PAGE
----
Deep Freeze Heats Up EnerNOC

 |  About: EnerNOC, Inc. (ENOC), Includes: IBM, JCI, SIEGY
by: Wall Street Strategies

By David Urani

You don't hear about it much, but it could become more of an issue if the trend continues; despite the Fed saying inflation is too low, electricity prices are at record high levels. This comes despite a big decline in natural gas prices since fracking unlocked an abundance of it in the US. It's also perhaps something that you won't be hearing out of Washington since government regulations on coal and pollution in general certainly have something to do with it.

Whatever the case, electricity bills are going up and if you're a large corporation that figure is already in the tens- or hundreds- of millions of dollars annually. In fact, commercial and industrial companies spend $2.25 trillion annually on energy.

This week's deep freeze across the US has gone to show how unforseen events can further strain the electricity grid. In times like these, you rack up even more expenditures because not only do you need to burn more energy but higher demand causes the price per kilowatt-hour to go up. Even during normal times, electricity prices during peak demand hours (particularly from noon to 5:00 p.m.) go significantly higher. Approximately 31% of a company's energy costs come from peak demand charges.

The reason I mention this is because these expenditures can be managed if you have the right tools. EnerNOC (NASDAQ:ENOC) directly addresses this expenditure by being the premier provider of software solutions. The Company's main product is DemandSMART, a comprehensive demand response system that limits peak hour usage while including real-time tracking and even mobile alerts, and it also operates 24/7 customer support services.

The company's competitors include Johnson Controls (NYSE:JCI), Siemens (SI) and IBM but ENOC boasts the fullest and strongest range of software capabilities. It focuses on the $60 billion Enterprtise market, where the average company spends $200 million a year on energy; EnerNOC says it can save each of them roughly $50 million. For one of their customers, Adidas (OTCQX:ADDDF) for example, that's the equivalent of selling 15 million pairs of sneakers.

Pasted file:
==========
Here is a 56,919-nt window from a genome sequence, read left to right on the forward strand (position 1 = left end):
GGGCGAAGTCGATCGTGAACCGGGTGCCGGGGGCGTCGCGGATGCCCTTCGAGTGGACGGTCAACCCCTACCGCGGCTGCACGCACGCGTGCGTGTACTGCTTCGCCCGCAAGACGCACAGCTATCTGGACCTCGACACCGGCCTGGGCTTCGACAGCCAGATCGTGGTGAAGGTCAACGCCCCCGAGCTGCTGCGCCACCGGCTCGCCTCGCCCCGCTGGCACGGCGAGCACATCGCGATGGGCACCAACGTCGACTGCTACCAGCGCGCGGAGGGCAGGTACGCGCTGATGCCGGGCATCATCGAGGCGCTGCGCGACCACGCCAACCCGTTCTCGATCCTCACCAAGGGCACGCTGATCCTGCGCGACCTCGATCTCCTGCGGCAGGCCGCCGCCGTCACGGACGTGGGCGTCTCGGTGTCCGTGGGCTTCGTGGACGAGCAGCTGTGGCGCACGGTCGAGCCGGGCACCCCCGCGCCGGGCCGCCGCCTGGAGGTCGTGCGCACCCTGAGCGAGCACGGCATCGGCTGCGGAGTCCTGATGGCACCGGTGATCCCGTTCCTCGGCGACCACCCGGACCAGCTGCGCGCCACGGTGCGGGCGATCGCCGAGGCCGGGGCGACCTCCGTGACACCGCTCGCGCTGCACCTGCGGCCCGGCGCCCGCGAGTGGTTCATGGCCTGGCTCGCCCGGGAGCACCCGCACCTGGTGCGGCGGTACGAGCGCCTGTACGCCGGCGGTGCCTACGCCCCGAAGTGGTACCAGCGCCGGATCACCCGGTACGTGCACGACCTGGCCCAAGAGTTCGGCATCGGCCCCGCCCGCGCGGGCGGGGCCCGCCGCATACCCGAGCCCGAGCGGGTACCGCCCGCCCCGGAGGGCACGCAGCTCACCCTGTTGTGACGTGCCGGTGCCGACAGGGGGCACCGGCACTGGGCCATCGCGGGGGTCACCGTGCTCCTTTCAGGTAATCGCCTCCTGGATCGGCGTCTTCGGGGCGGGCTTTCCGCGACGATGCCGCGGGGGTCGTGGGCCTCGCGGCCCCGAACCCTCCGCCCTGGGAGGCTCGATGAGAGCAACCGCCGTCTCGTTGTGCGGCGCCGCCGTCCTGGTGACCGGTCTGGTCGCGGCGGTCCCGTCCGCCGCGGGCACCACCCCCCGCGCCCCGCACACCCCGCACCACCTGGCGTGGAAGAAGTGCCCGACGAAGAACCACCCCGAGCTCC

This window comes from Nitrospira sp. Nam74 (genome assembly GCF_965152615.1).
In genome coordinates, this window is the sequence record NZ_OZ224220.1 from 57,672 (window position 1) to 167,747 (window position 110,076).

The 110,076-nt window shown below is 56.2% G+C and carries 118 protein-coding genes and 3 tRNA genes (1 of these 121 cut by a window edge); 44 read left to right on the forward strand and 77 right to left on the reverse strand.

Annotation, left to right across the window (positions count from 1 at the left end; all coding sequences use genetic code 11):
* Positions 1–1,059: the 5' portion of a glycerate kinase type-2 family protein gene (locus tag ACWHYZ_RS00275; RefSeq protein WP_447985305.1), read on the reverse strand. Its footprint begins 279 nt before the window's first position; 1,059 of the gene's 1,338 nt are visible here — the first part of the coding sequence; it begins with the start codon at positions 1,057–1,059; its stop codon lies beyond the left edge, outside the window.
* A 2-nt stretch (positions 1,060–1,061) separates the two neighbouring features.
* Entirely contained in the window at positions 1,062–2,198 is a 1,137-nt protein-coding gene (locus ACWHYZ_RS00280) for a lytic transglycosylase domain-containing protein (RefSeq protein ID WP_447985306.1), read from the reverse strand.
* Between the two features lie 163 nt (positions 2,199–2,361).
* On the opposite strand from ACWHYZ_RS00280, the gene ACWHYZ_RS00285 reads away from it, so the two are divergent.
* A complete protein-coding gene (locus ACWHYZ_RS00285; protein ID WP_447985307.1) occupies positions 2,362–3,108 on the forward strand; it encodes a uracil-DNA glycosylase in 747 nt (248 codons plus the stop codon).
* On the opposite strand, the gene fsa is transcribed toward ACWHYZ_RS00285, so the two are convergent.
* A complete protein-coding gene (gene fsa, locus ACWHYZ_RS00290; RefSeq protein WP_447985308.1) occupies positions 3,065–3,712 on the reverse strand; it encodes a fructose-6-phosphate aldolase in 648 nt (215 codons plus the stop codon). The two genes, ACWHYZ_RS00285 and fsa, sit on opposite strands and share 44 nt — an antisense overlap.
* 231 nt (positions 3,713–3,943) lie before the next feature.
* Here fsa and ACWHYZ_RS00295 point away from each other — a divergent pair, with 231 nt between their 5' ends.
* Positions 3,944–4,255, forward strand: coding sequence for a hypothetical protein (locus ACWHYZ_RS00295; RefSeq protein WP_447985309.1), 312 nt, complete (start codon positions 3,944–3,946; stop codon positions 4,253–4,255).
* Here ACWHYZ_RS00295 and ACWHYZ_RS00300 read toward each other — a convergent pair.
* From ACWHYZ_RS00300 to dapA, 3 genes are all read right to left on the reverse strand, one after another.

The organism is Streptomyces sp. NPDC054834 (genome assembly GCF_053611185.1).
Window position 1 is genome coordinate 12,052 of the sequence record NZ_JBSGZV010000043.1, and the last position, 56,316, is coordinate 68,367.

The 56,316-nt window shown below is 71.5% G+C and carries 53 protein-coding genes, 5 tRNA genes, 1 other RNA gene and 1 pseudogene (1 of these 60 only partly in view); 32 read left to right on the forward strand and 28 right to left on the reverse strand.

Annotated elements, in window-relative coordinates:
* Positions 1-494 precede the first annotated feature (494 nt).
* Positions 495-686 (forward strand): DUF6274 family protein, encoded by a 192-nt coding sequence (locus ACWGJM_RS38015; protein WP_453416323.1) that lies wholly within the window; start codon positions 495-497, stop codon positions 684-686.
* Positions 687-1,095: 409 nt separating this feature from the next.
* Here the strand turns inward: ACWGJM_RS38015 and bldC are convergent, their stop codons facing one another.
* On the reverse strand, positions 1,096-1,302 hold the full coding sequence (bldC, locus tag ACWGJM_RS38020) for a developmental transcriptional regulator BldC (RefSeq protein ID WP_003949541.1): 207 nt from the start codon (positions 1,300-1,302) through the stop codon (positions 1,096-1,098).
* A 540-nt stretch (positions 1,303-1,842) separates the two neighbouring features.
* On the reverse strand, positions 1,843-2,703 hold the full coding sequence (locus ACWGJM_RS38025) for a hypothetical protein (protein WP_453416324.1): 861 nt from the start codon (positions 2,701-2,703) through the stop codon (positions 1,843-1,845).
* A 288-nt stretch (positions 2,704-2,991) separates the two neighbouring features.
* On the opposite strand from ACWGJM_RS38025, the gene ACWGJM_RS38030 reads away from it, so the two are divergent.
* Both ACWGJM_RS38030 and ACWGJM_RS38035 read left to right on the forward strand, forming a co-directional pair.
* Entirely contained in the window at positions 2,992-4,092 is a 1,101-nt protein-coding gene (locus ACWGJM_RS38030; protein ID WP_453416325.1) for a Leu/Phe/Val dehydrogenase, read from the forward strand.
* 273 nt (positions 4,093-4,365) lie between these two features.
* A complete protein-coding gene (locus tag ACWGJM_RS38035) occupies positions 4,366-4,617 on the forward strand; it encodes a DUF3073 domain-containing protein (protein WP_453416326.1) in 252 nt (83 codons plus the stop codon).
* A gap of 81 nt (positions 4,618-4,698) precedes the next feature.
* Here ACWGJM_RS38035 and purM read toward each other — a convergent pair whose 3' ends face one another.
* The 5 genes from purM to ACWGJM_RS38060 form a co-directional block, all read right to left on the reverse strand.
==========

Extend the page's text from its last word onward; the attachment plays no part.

The company also works with utilities and power grids to manage supply and overall grid functionality. On Tuesday ENOC surged higher after giving a business update. The company says it has been widely called on during the unprecedented cold in the past couple of days, from several customers across 17 states. Various utilities are reporting new winter records for demand, and EnerNOC has been dispatched by grid operators and utilities to manage peak demand, keep grid stability and prevent power outages.

In its Q3, ENOC beat Street estimates by $0.10 on the bottom line, while reporting a 56.5% revenue increase at $278.5 million. Gross margin also expanded from 53.4% to 54.7%, and operating margin was up from 33.3% to 40.3%. The company still has a long road of expansion to go, with Texas and California being relatively untapped, and the international opportunity is huge; international sales were 0% of revenue in 2010 and already account for 20% now. The company currently operates in just four countries and the addition of new markets has great promise, with the recent additions of Australia and Canada for example accounting for ~$50 million and ~$20 million, respectively. Consensus estimates currently project total revenue for 2013 to increase by 38%, and by 17% in 2014.


EnerNOC 's business is to provide software-related services that manage energy consumption. The company was established in 2001 in Boston, and when it went public in 2007 it had the biggest percent increase of any 'green' IPO that year. It was founded by Timothy Healy and David Brewser, with Healy being the current CEO and Chairman. Healy previously was a financial analyst and venture capitalist who gained power market experience with Northern Power Systems and International Fuel Cells. He saw that corporate power usage was woefully unmanaged, and that virtually every big company in the world could save millions on energy usage with the use of software solutions.

Disclosure: Wall Street Strategies has been long ENOC since December